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The reads we’ll always come back to


These are the ones that speak to us, the ones that change our lives. We never lose the old favourites. Here, friends of RUSSH share the books that are forever on their reading lists.

Jess Blanch, RUSSH Editor in Chief

“Always on my bedside is The Diary of Anaïs Nin, Vol. 1: 1931-1934 and Vol. 5: 1947-1955, and Leonard Cohen’s Book of Longing. If I had to name spiritual leaders it would be them. The book I’ve given away (to Gillian Wilkins) but can’t let go of is The Love Lives of the Artists by Daniel Bullen. As a hopeless romantic the stories of Georgia O’Keeffe and Stieglitz, Diego Rivera and Frida Kahlo, Miller and Nïn, and Lou Andreas-Salomé and Rilke stay with me always. The best book I’ve ever received is Personal History by Katharine Graham, also the greatest biography ever and the last book I’ve read was Susan Sontag: The Complete Rolling Stone Interview.

Lizzie Nanut, artist
Fiesta: The Sun Also Rises, Ernest Hemingway

“A lot of my travels were influenced by this book, more inspired a dreamy reality: ‘You’re an expatriate. You’ve lost touch with the soil. You get precious. Fake European standards have ruined you. You drink yourself to death. You become obsessed by sex. You spend all your time talking, not working. You are an expatriate, see? You hang around cafes.’”

Vicki Lee, artist
The Picture of Dorian Gray, Oscar Wilde
(World Library)

“‘The only way to get rid of temptation is to yield to it’. It’s about all the forbidden pleasures: sin, secrecy, temptation, vanity, sexuality, art and the ideal of beauty. Any book that contemplates art and beauty to that degree is going to keep my attention.”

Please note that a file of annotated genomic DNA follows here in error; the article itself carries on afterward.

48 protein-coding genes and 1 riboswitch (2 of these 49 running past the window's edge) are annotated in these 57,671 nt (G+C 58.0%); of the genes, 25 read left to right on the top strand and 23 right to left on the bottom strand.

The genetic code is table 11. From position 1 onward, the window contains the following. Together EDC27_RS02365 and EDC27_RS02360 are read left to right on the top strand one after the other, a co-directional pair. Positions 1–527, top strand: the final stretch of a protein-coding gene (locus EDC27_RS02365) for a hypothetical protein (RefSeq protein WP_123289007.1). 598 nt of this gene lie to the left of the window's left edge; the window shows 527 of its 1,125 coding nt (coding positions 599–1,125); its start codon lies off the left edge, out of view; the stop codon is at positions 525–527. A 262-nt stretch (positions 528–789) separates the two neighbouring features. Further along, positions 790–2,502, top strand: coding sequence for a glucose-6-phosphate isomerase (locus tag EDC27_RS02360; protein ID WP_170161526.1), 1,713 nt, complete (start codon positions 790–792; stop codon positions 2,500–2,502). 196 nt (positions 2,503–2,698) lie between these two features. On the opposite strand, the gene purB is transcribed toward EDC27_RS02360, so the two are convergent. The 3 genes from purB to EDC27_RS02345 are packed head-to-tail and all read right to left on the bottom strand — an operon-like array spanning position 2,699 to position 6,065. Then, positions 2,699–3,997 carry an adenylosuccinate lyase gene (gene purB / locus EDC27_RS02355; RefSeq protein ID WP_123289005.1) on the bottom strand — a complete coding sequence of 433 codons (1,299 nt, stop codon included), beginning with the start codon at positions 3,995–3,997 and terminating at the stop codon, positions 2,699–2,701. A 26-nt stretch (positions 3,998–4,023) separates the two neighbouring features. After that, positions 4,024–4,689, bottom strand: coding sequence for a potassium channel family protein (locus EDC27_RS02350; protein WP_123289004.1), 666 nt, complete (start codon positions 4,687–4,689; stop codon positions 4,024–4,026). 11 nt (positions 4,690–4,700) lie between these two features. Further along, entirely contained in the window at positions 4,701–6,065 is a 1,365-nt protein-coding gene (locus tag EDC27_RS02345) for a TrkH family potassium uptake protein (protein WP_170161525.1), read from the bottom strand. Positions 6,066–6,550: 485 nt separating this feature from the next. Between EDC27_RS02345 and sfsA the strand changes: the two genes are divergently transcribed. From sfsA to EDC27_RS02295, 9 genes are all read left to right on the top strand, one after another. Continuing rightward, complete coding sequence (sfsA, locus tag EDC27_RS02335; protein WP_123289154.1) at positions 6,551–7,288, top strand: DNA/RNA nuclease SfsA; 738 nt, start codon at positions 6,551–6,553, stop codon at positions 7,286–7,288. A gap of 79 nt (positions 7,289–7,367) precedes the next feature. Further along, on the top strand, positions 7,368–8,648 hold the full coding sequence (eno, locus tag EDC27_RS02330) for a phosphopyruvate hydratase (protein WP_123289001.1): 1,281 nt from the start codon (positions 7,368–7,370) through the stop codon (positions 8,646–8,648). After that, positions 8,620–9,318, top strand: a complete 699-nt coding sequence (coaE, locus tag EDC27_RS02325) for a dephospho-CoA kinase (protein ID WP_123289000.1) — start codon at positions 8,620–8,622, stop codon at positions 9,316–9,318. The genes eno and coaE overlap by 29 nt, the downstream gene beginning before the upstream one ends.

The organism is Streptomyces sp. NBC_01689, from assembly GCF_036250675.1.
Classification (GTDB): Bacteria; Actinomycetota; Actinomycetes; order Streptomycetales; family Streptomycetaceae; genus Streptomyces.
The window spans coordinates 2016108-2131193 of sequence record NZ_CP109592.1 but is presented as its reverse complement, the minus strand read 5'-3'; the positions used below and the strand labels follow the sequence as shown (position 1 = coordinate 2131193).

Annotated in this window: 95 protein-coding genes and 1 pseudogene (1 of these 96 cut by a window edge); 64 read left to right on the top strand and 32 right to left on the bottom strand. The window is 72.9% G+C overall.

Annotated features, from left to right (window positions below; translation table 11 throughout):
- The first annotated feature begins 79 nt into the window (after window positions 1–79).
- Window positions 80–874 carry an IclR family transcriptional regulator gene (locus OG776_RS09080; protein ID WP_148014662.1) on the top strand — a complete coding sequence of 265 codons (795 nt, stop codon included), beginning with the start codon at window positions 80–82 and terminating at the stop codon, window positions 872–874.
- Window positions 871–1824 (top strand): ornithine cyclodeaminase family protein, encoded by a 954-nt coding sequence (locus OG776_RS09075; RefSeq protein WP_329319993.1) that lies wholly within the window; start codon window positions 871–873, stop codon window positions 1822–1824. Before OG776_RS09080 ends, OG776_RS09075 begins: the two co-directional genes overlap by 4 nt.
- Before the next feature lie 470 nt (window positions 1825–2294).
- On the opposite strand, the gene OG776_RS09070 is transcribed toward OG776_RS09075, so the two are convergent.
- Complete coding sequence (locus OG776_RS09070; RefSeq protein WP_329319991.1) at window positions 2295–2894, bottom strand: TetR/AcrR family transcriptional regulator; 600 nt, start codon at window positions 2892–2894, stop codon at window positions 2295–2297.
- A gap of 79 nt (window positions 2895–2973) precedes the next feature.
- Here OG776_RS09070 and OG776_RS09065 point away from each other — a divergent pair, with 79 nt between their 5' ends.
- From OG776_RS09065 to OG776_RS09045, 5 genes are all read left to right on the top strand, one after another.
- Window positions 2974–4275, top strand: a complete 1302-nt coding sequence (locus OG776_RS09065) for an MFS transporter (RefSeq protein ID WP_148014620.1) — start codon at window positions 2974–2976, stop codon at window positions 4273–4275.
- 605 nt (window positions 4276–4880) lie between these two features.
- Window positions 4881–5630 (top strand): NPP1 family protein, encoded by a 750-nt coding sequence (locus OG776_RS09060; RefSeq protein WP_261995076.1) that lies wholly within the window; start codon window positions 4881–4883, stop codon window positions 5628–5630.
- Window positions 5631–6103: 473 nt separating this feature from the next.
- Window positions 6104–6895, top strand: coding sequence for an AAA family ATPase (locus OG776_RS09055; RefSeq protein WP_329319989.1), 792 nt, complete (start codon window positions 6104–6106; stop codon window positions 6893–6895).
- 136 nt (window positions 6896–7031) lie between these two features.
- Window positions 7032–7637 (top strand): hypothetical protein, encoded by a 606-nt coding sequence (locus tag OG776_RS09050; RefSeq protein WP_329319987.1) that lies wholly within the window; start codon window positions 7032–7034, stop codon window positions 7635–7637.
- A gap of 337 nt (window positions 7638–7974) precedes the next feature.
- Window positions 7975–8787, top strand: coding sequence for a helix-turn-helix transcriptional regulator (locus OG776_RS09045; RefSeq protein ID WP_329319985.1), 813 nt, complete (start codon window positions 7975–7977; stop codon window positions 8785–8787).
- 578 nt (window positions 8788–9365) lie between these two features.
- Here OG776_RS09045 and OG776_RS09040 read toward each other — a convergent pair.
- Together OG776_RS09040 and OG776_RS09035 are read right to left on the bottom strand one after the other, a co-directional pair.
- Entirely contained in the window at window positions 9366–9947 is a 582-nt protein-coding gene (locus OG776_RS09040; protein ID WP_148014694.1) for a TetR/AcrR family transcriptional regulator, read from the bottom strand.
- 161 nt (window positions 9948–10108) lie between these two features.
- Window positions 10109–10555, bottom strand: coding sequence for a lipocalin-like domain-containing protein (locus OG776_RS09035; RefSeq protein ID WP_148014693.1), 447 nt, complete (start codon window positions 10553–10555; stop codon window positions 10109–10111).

Melanie Kamsler, ManiaMania
Franny and Zooey, J.D. Salinger
(Little, Brown and Company)

“This is one of my favorites and resonates on several levels: I love the classic New York setting, the spiritual and existential crisis of the characters, and the subsequent Wes Anderson-meets-Woody Allen visual that it conjures in my mind. It’s a quick little read that I’ve gone back to a couple of times because I love the place it takes me to.”

Emma Balfour, model
The Red Pony, John Steinbeck
(Covici Friede)

“My favourite book has changed over the years, and it also depends on who’s asking! It’s funny ‘cause I’ve returned to one of my old favourites from when I was a kid/teenager: The Red Pony by John Steinbeck. It is so sad and I used to reread it when I was feeling unhappy just to cry. And it is also very beautiful, spare and straightforward in its language. Oh, and it’s about the relationship between a child and a horse, but not sappy and girly like most tend to be.”